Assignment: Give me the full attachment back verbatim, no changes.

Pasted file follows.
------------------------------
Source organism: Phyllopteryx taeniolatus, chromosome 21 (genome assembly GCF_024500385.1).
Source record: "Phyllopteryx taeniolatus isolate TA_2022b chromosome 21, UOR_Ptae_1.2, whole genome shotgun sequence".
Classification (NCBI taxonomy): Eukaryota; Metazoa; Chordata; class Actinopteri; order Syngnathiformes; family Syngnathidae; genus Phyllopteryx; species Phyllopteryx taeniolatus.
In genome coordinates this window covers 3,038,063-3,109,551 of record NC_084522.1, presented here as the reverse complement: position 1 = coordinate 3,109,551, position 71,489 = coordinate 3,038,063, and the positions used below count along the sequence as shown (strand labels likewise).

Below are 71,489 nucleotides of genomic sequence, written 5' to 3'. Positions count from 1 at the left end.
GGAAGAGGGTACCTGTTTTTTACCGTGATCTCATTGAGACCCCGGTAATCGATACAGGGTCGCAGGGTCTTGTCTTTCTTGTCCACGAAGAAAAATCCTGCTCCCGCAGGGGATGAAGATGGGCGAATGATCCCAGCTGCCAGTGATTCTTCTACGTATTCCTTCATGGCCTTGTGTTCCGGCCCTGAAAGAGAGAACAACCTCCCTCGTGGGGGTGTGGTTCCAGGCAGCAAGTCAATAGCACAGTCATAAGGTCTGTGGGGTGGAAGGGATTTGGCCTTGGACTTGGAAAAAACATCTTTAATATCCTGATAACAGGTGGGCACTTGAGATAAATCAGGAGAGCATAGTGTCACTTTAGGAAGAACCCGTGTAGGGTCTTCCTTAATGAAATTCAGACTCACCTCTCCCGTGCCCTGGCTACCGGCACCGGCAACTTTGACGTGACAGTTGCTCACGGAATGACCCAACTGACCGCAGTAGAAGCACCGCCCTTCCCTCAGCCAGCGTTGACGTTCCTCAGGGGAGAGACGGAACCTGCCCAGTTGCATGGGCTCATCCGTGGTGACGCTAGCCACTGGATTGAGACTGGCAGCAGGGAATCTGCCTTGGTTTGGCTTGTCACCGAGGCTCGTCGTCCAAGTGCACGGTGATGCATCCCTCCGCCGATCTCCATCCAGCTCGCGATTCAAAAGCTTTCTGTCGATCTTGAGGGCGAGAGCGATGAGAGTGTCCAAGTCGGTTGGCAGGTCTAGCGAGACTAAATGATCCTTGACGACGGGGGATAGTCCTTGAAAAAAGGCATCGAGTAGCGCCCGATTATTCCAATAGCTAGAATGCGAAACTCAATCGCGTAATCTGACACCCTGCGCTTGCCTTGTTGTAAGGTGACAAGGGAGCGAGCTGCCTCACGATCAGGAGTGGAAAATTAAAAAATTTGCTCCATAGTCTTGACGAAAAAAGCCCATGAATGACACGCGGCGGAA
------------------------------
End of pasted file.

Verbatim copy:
Source organism: Phyllopteryx taeniolatus, chromosome 21 (genome assembly GCF_024500385.1).
Source record: "Phyllopteryx taeniolatus isolate TA_2022b chromosome 21, UOR_Ptae_1.2, whole genome shotgun sequence".
Classification (NCBI taxonomy): Eukaryota; Metazoa; Chordata; class Actinopteri; order Syngnathiformes; family Syngnathidae; genus Phyllopteryx; species Phyllopteryx taeniolatus.
In genome coordinates this window covers 3,038,063-3,109,551 of record NC_084522.1, presented here as the reverse complement: position 1 = coordinate 3,109,551, position 71,489 = coordinate 3,038,063, and the positions used below count along the sequence as shown (strand labels likewise).

Below are 71,489 nucleotides of genomic sequence, written 5' to 3'. Positions count from 1 at the left end.
GGAAGAGGGTACCTGTTTTTTACCGTGATCTCATTGAGACCCCGGTAATCGATACAGGGTCGCAGGGTCTTGTCTTTCTTGTCCACGAAGAAAAATCCTGCTCCCGCAGGGGATGAAGATGGGCGAATGATCCCAGCTGCCAGTGATTCTTCTACGTATTCCTTCATGGCCTTGTGTTCCGGCCCTGAAAGAGAGAACAACCTCCCTCGTGGGGGTGTGGTTCCAGGCAGCAAGTCAATAGCACAGTCATAAGGTCTGTGGGGTGGAAGGGATTTGGCCTTGGACTTGGAAAAAACATCTTTAATATCCTGATAACAGGTGGGCACTTGAGATAAATCAGGAGAGCATAGTGTCACTTTAGGAAGAACCCGTGTAGGGTCTTCCTTAATGAAATTCAGACTCACCTCTCCCGTGCCCTGGCTACCGGCACCGGCAACTTTGACGTGACAGTTGCTCACGGAATGACCCAACTGACCGCAGTAGAAGCACCGCCCTTCCCTCAGCCAGCGTTGACGTTCCTCAGGGGAGAGACGGAACCTGCCCAGTTGCATGGGCTCATCCGTGGTGACGCTAGCCACTGGATTGAGACTGGCAGCAGGGAATCTGCCTTGGTTTGGCTTGTCACCGAGGCTCGTCGTCCAAGTGCACGGTGATGCATCCCTCCGCCGATCTCCATCCAGCTCGCGATTCAAAAGCTTTCTGTCGATCTTGAGGGCGAGAGCGATGAGAGTGTCCAAGTCGGTTGGCAGGTCTAGCGAGACTAAATGATCCTTGACGACGGGGGATAGTCCTTGAAAAAAGGCATCGAGTAGCGCCCGATTATTCCAATAGCTAGAATGCGAAACTCAATCGCGTAATCTGACACCCTGCGCTTGCCTTGTTGTAAGGTGACAAGGGAGCGAGCTGCCTCACGATCAGGAGTGGAAAATTAAAAAATTTGCTCCATAGTCTTGACGAAAAAAGCCCATGAATGACACGCGGCGGAA